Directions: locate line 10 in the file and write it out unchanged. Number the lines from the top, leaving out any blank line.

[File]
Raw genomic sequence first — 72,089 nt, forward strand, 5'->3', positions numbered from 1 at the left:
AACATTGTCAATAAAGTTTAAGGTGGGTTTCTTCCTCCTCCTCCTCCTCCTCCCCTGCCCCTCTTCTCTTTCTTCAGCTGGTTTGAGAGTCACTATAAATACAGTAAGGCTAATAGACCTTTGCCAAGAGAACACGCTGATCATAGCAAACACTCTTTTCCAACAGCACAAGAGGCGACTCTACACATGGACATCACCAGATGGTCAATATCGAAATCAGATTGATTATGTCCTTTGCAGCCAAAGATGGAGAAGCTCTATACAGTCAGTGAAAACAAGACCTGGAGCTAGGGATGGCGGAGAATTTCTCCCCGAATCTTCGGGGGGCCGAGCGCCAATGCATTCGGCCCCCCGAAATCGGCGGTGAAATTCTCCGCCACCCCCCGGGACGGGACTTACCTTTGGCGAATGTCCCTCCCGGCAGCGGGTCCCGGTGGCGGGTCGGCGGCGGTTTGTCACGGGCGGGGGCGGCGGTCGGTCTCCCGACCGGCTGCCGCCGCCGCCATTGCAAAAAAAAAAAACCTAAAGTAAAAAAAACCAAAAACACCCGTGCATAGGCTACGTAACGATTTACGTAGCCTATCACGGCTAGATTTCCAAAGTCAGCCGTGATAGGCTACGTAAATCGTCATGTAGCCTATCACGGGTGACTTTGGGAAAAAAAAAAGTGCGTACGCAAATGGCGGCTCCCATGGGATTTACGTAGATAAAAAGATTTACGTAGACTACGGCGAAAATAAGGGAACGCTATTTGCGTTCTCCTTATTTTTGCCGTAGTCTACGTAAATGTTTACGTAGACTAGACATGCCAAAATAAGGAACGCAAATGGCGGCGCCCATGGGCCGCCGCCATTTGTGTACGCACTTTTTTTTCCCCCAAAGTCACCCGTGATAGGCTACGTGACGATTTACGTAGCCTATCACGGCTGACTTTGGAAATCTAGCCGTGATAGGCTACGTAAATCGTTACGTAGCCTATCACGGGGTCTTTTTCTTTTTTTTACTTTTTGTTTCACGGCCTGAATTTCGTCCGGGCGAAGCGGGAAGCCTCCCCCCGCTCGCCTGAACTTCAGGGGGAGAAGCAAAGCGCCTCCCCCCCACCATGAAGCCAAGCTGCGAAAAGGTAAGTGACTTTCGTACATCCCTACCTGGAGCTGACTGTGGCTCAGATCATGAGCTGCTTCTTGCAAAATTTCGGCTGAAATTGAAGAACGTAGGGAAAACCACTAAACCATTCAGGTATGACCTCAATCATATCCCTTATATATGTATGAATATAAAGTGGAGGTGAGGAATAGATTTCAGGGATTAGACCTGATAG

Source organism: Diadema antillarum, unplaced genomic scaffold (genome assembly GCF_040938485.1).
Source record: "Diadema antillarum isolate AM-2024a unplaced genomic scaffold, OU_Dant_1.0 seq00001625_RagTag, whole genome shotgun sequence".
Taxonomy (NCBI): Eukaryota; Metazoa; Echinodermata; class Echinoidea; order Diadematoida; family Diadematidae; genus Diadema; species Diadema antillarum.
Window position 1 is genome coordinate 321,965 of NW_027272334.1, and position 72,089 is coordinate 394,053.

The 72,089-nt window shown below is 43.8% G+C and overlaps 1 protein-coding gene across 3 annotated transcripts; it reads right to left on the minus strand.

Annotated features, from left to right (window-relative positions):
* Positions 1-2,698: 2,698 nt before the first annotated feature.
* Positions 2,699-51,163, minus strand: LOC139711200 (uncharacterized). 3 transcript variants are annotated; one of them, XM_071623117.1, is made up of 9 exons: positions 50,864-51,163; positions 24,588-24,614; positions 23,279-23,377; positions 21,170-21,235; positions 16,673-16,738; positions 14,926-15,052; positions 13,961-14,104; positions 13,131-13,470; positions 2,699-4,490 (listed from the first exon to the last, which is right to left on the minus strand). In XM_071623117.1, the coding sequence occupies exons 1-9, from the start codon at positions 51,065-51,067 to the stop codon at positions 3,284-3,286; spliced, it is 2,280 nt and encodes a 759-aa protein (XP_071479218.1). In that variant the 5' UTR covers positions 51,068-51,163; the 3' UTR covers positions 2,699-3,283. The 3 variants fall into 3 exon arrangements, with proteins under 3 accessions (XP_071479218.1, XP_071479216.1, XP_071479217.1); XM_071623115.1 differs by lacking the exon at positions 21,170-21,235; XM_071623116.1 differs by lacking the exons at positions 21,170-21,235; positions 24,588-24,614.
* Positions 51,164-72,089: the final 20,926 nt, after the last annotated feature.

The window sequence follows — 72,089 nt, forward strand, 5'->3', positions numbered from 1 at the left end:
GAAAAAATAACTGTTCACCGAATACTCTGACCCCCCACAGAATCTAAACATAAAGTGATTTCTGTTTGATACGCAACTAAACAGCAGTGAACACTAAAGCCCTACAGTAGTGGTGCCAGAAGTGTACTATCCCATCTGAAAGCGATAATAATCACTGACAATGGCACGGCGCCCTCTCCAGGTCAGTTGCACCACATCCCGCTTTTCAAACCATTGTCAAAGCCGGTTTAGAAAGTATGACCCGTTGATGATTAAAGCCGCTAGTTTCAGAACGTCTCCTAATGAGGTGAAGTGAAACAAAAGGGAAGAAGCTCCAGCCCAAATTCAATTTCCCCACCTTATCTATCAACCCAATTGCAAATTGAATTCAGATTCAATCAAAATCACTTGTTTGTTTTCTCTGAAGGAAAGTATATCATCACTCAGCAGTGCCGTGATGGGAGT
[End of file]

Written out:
* Positions 2,699-51,163, minus strand: LOC139711200 (uncharacterized). 3 transcript variants are annotated; one of them, XM_071623117.1, is made up of 9 exons: positions 50,864-51,163; positions 24,588-24,614; positions 23,279-23,377; positions 21,170-21,235; positions 16,673-16,738; positions 14,926-15,052; positions 13,961-14,104; positions 13,131-13,470; positions 2,699-4,490 (listed from the first exon to the last, which is right to left on the minus strand). In XM_071623117.1, the coding sequence occupies exons 1-9, from the start codon at positions 51,065-51,067 to the stop codon at positions 3,284-3,286; spliced, it is 2,280 nt and encodes a 759-aa protein (XP_071479218.1). In that variant the 5' UTR covers positions 51,068-51,163; the 3' UTR covers positions 2,699-3,283. The 3 variants fall into 3 exon arrangements, with proteins under 3 accessions (XP_071479218.1, XP_071479216.1, XP_071479217.1); XM_071623115.1 differs by lacking the exon at positions 21,170-21,235; XM_071623116.1 differs by lacking the exons at positions 21,170-21,235; positions 24,588-24,614.